Previously, we’ve discussed autophagy as being on the side of the angels in the fight against cellular deterioration (see On the benefits of eating oneself). The accumulation of unwanted molecules contributes to age-related decline in function, and autophagic pathways help remove and recycle the built-up junk. Autophagy seems to become less efficient with age, potentially leading to a garbage catastrophe as exponentially higher levels of malfolded proteins and other perpetrators further compromise the cell’s homeostatic mechanisms (see Better living through self-destruction).

A new article in BioEssays, however, takes a different perspective on autophagy. Takács-Vellai et al. review the evidence that in C. elegans, autophagy is responsible for the ultimate demise of neurons — the last holdouts against age-related decline, and themselves responsible for many aspects of genetic control of lifespan.

… Analysing major cellular changes in the ageing nematode Caenorhabditis elegans has revealed a gradual, progressive deterioration of different tissues except for the nervous system, which remarkably preserves its integrity even in advanced old age. In addition, genetic data have shown that, in C. elegans and in the fruit fly Drosophila melanogaster, lifespan is controlled by signals derived from neurons and acting throughout adulthood. Organismal death thus seems to be a consequence of the decline of specific neurons. Accumulating evidence demonstrates that late onset of neuronal cell loss generally occurs via autophagy, a process in which eukaryotic cells self-digest parts of their contents during development or to survive starvation. Here we suggest that overactivation of autophagy in the cells of the nervous system is the eventual cause of “physiological” death.

Let us for the moment accept the idea that autophagy is an anti-aging force in mid-life, per the articles cited in the intro paragraph of this posting, but a pro-death force in late life, per the neuronal death mechanism described in the paper. (Antagonistic pleiotropy, anyone?)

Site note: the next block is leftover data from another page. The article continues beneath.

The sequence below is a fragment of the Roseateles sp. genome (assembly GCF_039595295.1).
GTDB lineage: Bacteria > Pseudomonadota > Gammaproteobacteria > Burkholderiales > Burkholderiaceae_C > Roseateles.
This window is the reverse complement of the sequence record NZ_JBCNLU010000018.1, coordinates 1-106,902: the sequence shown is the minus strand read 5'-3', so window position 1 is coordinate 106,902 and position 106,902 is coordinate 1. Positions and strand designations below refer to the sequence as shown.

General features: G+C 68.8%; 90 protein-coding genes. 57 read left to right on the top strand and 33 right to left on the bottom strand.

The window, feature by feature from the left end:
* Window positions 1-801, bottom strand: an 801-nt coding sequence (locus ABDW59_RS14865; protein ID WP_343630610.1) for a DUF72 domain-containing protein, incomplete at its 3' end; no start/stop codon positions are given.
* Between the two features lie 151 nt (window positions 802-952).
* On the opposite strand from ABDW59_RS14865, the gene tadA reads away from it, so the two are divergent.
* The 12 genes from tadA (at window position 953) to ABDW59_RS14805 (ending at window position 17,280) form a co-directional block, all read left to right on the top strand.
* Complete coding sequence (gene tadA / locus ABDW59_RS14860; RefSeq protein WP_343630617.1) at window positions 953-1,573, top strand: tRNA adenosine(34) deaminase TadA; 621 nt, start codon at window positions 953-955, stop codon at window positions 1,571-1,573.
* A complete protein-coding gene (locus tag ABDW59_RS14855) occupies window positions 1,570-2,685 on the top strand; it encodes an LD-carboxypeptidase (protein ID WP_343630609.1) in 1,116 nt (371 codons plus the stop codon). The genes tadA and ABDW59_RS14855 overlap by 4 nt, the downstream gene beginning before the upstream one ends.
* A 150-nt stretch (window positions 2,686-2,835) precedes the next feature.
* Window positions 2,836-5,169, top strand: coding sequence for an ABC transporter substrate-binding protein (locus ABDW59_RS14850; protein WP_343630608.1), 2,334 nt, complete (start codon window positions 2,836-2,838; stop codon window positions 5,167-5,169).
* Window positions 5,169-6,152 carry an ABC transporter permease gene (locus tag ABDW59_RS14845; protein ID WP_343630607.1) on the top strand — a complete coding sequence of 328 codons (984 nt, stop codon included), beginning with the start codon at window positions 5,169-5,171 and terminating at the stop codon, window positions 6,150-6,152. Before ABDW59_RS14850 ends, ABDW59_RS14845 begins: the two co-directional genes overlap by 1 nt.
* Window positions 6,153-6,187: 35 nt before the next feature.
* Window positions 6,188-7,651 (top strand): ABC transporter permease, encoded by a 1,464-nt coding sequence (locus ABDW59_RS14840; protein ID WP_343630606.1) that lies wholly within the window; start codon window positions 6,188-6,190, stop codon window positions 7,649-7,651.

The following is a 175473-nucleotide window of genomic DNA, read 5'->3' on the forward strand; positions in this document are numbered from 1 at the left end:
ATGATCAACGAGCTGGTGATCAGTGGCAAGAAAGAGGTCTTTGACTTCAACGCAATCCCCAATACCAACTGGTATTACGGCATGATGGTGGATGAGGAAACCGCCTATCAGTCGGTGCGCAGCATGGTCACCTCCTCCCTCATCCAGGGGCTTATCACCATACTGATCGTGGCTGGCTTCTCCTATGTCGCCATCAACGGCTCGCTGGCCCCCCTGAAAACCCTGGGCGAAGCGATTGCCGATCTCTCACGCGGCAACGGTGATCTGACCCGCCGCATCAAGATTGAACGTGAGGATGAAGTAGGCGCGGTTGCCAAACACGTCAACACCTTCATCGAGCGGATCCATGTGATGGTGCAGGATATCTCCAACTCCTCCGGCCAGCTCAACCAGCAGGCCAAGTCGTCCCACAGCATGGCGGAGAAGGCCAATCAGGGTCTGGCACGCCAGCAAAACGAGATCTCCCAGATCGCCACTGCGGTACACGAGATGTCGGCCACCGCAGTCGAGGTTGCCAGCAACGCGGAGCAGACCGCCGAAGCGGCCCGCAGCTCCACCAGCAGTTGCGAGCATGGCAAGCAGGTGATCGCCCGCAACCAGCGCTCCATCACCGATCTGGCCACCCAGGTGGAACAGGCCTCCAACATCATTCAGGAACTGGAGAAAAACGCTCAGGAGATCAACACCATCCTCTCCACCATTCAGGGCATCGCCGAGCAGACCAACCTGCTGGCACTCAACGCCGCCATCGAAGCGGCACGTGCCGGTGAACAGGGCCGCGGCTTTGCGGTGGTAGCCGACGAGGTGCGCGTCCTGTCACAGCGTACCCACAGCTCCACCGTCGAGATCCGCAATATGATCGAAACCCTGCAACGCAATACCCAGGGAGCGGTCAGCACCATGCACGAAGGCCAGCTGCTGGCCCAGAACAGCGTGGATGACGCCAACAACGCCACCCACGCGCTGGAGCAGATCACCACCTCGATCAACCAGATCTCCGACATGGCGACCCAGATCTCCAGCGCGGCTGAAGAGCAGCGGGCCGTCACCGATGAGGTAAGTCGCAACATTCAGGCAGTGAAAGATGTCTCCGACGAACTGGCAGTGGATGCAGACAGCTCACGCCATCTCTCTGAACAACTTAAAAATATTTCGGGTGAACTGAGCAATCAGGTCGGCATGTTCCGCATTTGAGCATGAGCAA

By the former premise, it’s tempting to think that in order to decrease age-related accumulation of cellular trash, we ought to increase autophagy (by CR, CR mimetics, anti-lipolytic drugs, or some other pharmaceutical mechanism) — however, by the latter premise, broad acceleration of autophagy could have deleterious consequences on the nervous system via activation of cell death pathways. (“We have some good news and bad news: You have the heart of a sixteen-year-old, but a brain made out of swiss cheese.”)

Which is not to say that we should throw the autophagic baby out with the bathwater. It’s quite conceivable that tissue targeting, timing of treatments, and other steps could be taken in order to make interventions based on autophagy an effective way to treat age-related decline.

Rather, this is a reminder that too much of a good thing can be bad for you, and that autophagy is not always an angel. The devil is (as always) in the details.

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